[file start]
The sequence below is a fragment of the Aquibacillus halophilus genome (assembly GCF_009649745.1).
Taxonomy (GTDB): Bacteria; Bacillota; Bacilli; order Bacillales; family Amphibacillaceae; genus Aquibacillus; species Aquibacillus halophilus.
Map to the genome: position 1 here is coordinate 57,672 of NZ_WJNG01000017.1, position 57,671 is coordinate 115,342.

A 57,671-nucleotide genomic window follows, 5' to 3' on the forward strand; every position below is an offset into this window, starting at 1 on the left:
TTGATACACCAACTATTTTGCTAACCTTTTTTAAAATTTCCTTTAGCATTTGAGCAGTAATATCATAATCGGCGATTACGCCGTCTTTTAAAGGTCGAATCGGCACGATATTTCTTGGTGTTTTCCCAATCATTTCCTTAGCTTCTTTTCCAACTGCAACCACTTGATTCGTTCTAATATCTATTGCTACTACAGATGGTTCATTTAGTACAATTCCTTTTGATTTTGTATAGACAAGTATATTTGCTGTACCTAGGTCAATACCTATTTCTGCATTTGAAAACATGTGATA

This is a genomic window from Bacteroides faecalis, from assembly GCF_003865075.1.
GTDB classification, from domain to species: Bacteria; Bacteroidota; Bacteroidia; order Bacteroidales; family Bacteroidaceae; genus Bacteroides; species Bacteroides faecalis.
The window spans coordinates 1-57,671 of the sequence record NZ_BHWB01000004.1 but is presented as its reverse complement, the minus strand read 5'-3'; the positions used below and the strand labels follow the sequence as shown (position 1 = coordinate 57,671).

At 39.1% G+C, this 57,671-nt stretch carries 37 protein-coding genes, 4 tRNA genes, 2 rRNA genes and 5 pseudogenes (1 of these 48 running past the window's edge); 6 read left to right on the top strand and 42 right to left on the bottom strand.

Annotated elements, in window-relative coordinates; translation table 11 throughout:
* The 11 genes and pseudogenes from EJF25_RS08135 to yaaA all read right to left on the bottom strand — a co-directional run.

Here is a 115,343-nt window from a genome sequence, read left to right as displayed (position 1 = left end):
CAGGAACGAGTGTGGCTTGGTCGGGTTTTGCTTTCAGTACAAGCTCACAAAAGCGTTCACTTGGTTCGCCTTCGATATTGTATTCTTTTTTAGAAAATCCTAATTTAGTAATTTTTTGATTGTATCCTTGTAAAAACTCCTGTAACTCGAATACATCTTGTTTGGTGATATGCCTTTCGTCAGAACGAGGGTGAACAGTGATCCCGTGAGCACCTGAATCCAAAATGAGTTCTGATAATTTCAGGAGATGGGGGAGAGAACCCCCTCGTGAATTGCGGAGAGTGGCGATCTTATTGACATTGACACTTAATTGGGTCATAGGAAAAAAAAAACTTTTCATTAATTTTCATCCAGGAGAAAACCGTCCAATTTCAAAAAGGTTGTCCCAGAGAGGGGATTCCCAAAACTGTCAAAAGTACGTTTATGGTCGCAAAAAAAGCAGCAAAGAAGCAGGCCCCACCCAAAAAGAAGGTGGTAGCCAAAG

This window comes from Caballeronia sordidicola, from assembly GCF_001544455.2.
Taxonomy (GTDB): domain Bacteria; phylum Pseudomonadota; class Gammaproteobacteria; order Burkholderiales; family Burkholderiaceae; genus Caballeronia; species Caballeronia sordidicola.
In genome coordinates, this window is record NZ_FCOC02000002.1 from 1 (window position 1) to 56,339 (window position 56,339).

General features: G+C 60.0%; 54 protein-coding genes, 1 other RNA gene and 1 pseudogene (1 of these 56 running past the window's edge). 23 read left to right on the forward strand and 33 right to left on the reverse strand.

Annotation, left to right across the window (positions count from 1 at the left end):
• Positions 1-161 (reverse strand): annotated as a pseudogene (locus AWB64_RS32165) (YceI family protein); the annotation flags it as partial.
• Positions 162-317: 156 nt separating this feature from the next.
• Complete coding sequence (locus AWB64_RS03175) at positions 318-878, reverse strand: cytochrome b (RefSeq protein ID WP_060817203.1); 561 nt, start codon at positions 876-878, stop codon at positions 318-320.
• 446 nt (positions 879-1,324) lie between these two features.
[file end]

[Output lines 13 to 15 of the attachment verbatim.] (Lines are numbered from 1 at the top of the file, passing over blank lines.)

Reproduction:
CAGGAACGAGTGTGGCTTGGTCGGGTTTTGCTTTCAGTACAAGCTCACAAAAGCGTTCACTTGGTTCGCCTTCGATATTGTATTCTTTTTTAGAAAATCCTAATTTAGTAATTTTTTGATTGTATCCTTGTAAAAACTCCTGTAACTCGAATACATCTTGTTTGGTGATATGCCTTTCGTCAGAACGAGGGTGAACAGTGATCCCGTGAGCACCTGAATCCAAAATGAGTTCTGATAATTTCAGGAGATGGGGGAGAGAACCCCCTCGTGAATTGCGGAGAGTGGCGATCTTATTGACATTGACACTTAATTGGGTCATAGGAAAAAAAAAACTTTTCATTAATTTTCATCCAGGAGAAAACCGTCCAATTTCAAAAAGGTTGTCCCAGAGAGGGGATTCCCAAAACTGTCAAAAGTACGTTTATGGTCGCAAAAAAAGCAGCAAAGAAGCAGGCCCCACCCAAAAAGAAGGTGGTAGCCAAAG

This window comes from Caballeronia sordidicola, from assembly GCF_001544455.2.
Taxonomy (GTDB): domain Bacteria; phylum Pseudomonadota; class Gammaproteobacteria; order Burkholderiales; family Burkholderiaceae; genus Caballeronia; species Caballeronia sordidicola.